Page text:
Changes lie ahead for savings banks

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Changes lie ahead for savings banks


Financial Services Commission Chairman Shin Je-yoon, right, speaks at the Federation of Savings Banks’ 40th anniversary held at the AW Convention Center in central Seoul yesterday. [NEWS1]

The government will lay the institutional groundwork for savings banks to offer more financial services to consumers than simply loan products, according to Shin Je-yoon, chairman of the Financial Services Commission.

“We plan to offer as much policy support as we can to have savings banks create a desirable financial network with small and midsize enterprises within regions and with consumers in the low-income bracket,” Shin said yesterday. “We will lay a foundation system-wise to allow savings banks to be involved in various other financial services like installment finance services as well as fund, insurance and card sales services.”

Shin’s comments were made at an event yesterday celebrating the 40th anniversary of the Korea Federation of Savings Banks at the AW Convention Center in Buam-dong, northern Seoul. Choi Kyu-yun, chief of the federation, also attended. Shin added that the government will ease regulations related to savings banks to allow them to set up new branches more easily.

Savings banks in Korea were established one after the other in early 1970s - at a time when it was relatively difficult for low-income people to receive bank services. Over a period of time, savings banks offered loans to SMEs and people had depended on private loans.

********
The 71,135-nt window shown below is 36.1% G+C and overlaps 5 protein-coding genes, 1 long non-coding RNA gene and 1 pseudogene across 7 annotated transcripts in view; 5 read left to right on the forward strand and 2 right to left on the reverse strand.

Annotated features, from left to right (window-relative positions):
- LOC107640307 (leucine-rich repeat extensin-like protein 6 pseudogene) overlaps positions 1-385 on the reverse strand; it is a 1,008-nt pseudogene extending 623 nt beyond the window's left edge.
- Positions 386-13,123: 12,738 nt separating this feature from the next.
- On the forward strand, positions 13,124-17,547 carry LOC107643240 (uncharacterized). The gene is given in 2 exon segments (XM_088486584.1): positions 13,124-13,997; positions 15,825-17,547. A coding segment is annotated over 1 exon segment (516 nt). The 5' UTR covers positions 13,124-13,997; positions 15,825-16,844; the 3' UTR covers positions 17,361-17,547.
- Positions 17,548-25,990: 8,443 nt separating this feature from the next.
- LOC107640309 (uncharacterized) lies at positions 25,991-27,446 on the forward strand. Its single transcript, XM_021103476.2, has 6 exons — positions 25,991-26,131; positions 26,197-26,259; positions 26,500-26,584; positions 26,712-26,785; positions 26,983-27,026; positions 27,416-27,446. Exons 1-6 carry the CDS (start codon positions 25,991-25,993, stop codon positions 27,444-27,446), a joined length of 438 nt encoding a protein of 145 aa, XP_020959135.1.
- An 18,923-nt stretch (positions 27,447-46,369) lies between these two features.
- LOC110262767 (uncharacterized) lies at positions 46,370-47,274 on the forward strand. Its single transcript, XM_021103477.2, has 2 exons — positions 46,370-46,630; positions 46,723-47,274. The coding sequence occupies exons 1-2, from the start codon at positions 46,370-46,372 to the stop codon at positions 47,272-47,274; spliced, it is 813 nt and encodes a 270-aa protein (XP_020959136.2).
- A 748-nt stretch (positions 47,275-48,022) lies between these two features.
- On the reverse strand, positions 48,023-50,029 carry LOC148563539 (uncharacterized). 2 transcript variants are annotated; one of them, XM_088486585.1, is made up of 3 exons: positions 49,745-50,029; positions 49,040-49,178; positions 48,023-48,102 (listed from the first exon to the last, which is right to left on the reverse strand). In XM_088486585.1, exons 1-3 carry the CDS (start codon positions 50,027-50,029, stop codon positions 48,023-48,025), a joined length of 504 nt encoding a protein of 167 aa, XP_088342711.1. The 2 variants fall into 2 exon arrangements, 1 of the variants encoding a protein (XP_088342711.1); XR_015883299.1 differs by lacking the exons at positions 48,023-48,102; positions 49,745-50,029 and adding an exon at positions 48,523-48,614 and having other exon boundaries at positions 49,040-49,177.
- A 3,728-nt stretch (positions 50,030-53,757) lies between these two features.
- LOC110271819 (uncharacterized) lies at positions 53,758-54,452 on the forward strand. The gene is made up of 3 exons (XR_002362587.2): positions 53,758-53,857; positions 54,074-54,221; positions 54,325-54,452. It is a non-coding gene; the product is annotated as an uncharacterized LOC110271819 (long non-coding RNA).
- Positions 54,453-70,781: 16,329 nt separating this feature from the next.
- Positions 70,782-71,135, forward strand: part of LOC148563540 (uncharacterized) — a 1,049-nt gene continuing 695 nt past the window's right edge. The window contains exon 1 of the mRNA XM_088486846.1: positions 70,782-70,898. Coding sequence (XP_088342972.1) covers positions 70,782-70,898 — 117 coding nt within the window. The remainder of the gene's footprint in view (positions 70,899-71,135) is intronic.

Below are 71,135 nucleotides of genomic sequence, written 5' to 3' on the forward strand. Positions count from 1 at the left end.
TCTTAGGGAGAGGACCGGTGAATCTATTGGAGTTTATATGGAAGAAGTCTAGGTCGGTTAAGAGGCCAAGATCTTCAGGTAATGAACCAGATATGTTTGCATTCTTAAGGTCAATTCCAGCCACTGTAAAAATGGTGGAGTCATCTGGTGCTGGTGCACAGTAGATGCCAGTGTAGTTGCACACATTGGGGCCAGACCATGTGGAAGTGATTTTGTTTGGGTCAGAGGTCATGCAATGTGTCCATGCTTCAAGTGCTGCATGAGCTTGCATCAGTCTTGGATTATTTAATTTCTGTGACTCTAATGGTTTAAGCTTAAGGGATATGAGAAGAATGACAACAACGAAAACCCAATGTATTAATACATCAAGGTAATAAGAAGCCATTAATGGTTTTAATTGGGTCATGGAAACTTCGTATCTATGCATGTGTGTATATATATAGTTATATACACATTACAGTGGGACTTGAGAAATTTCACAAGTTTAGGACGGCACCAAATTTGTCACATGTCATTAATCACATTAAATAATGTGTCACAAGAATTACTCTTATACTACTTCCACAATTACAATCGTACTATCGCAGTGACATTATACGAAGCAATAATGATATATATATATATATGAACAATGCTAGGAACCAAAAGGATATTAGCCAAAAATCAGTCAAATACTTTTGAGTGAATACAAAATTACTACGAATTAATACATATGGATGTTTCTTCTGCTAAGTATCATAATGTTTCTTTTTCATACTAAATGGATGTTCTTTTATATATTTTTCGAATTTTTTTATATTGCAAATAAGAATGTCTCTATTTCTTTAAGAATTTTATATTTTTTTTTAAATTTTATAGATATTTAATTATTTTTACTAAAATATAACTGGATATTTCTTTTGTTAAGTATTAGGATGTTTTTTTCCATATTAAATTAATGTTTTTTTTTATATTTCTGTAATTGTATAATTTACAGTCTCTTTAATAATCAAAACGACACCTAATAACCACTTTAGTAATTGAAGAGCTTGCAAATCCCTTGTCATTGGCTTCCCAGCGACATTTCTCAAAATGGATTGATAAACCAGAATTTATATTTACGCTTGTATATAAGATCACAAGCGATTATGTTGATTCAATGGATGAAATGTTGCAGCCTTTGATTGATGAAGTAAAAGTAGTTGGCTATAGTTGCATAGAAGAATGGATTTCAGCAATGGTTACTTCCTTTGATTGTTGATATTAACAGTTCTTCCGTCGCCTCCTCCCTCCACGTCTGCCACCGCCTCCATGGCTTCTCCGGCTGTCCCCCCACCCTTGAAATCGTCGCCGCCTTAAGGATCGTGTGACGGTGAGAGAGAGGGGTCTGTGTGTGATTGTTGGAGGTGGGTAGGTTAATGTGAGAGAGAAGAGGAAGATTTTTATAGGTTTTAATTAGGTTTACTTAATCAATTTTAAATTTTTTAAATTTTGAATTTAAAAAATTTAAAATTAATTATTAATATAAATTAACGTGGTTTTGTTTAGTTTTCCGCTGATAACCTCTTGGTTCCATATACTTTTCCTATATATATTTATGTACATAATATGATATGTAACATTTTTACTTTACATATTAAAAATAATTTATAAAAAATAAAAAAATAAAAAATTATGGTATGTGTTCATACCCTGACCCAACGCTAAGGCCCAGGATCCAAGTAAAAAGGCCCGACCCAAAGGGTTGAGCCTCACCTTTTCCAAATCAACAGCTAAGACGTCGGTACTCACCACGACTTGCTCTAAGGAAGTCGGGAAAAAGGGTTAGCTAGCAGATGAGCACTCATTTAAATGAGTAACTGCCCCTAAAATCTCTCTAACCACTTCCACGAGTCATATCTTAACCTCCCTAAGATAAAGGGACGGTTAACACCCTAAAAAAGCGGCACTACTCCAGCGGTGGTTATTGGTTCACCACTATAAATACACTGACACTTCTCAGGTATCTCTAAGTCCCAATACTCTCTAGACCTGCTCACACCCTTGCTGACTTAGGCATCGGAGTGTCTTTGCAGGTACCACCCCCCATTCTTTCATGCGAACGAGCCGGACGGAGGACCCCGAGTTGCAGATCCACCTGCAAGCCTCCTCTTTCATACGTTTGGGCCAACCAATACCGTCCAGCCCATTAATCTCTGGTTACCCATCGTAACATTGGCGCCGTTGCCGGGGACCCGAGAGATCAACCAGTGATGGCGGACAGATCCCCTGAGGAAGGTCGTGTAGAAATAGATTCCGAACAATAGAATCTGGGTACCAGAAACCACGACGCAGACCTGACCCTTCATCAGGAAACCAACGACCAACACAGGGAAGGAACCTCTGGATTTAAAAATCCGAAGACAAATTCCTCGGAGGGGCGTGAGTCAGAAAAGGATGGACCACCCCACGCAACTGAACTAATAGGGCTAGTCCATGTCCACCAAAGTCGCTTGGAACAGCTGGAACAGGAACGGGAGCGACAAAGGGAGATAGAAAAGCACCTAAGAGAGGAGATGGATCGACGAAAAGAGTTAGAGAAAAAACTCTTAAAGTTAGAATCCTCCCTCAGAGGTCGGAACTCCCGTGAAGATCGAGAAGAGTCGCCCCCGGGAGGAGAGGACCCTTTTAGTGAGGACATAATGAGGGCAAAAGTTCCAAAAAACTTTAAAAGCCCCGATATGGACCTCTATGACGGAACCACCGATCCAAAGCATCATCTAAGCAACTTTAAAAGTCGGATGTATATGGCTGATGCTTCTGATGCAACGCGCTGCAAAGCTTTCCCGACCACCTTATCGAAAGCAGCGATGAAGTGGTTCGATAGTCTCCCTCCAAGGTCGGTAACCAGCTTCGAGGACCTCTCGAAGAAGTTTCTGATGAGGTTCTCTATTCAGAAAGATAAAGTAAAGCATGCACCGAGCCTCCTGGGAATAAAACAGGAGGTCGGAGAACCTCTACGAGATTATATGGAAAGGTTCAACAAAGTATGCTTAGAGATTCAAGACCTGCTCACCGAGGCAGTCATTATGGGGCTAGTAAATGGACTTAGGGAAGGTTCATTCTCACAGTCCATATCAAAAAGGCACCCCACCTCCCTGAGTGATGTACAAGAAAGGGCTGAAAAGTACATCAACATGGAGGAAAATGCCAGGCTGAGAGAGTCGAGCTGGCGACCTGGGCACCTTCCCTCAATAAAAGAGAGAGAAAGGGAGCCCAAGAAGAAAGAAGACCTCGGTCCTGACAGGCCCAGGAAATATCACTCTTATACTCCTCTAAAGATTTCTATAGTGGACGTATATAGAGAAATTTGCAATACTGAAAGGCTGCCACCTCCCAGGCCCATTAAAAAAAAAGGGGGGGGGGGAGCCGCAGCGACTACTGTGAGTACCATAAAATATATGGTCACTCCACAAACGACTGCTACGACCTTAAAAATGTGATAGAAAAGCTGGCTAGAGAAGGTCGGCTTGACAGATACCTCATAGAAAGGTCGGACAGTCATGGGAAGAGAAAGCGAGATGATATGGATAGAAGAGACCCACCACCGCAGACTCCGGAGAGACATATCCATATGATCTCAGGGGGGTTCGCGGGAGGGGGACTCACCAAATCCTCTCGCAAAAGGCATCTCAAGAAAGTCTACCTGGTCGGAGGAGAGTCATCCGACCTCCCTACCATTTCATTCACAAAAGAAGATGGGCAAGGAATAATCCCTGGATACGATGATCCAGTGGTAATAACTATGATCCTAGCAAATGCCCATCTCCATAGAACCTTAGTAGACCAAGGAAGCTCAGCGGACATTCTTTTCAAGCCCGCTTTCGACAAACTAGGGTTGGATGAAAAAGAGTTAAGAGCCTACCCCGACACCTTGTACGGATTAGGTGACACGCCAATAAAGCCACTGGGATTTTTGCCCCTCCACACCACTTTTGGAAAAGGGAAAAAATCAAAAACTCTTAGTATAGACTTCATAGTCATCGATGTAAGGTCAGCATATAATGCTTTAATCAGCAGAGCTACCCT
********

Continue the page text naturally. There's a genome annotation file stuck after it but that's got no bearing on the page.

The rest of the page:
“Because savings banks back then offered higher interest rates than commercial banks [on deposits], consumers were able to accumulate seed money for the future,” Shin said.

However, in recent years, major savings banks were found to have been involved in corruption scandals and poor management, and the government made various efforts to restructure the industry and resolve insolvency issues. According to Shin, over the past two years of restructuring, 27 savings banks have closed down or merged with commercial banks because of insolvency, which eventually eased market concerns.

In the latter half of the Lee Myung-bak administration, there were a string of corruption scandals involving troubled savings banks that caused concern among consumers.

“The reason why the government is interested in developing savings banks is not because of the industry itself, but because we believe the role of savings banks will increase in the time to come to supply financial services to SMEs and ordinary consumers,” Shin said.

According to the chairman, since 2000, large financial institutions, including commercial banks, have focused their businesses mainly on increasing profits and maintaining stability. Due to such a trend, loans available to consumers with poor credit and SMEs have contracted over time.

“We have also seen some side effects where high-interest lenders [including loan sharks] have seen their business prosper,” he said.

Meanwhile, over the past several months, the FSC under the Park Geun-hye administration had brainstormed with industry experts and related institutions about the future of savings banks.

“We plan to announce what we have come up with this month,” Shin said.

By Lee Eun-Joo []
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